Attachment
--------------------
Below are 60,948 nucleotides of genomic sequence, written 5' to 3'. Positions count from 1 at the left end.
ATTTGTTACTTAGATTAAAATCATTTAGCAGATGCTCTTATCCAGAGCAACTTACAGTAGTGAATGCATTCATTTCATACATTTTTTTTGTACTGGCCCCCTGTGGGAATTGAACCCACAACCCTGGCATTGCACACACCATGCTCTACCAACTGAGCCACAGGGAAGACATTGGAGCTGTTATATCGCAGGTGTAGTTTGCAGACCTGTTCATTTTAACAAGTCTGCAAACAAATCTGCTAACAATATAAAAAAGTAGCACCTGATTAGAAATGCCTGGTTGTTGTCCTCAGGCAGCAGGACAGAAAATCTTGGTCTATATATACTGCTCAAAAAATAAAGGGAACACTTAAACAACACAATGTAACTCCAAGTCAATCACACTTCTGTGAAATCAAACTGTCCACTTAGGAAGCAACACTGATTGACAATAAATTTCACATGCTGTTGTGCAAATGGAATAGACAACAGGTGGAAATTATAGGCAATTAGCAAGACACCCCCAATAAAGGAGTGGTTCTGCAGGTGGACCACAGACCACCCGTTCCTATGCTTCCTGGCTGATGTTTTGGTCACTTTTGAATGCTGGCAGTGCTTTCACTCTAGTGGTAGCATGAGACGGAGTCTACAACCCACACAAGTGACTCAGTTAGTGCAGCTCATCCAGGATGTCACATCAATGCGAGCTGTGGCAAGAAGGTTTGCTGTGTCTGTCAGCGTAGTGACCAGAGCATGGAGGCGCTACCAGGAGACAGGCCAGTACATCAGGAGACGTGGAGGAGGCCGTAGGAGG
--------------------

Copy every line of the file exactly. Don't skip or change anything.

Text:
Below are 60,948 nucleotides of genomic sequence, written 5' to 3'. Positions count from 1 at the left end.
ATTTGTTACTTAGATTAAAATCATTTAGCAGATGCTCTTATCCAGAGCAACTTACAGTAGTGAATGCATTCATTTCATACATTTTTTTTGTACTGGCCCCCTGTGGGAATTGAACCCACAACCCTGGCATTGCACACACCATGCTCTACCAACTGAGCCACAGGGAAGACATTGGAGCTGTTATATCGCAGGTGTAGTTTGCAGACCTGTTCATTTTAACAAGTCTGCAAACAAATCTGCTAACAATATAAAAAAGTAGCACCTGATTAGAAATGCCTGGTTGTTGTCCTCAGGCAGCAGGACAGAAAATCTTGGTCTATATATACTGCTCAAAAAATAAAGGGAACACTTAAACAACACAATGTAACTCCAAGTCAATCACACTTCTGTGAAATCAAACTGTCCACTTAGGAAGCAACACTGATTGACAATAAATTTCACATGCTGTTGTGCAAATGGAATAGACAACAGGTGGAAATTATAGGCAATTAGCAAGACACCCCCAATAAAGGAGTGGTTCTGCAGGTGGACCACAGACCACCCGTTCCTATGCTTCCTGGCTGATGTTTTGGTCACTTTTGAATGCTGGCAGTGCTTTCACTCTAGTGGTAGCATGAGACGGAGTCTACAACCCACACAAGTGACTCAGTTAGTGCAGCTCATCCAGGATGTCACATCAATGCGAGCTGTGGCAAGAAGGTTTGCTGTGTCTGTCAGCGTAGTGACCAGAGCATGGAGGCGCTACCAGGAGACAGGCCAGTACATCAGGAGACGTGGAGGAGGCCGTAGGAGG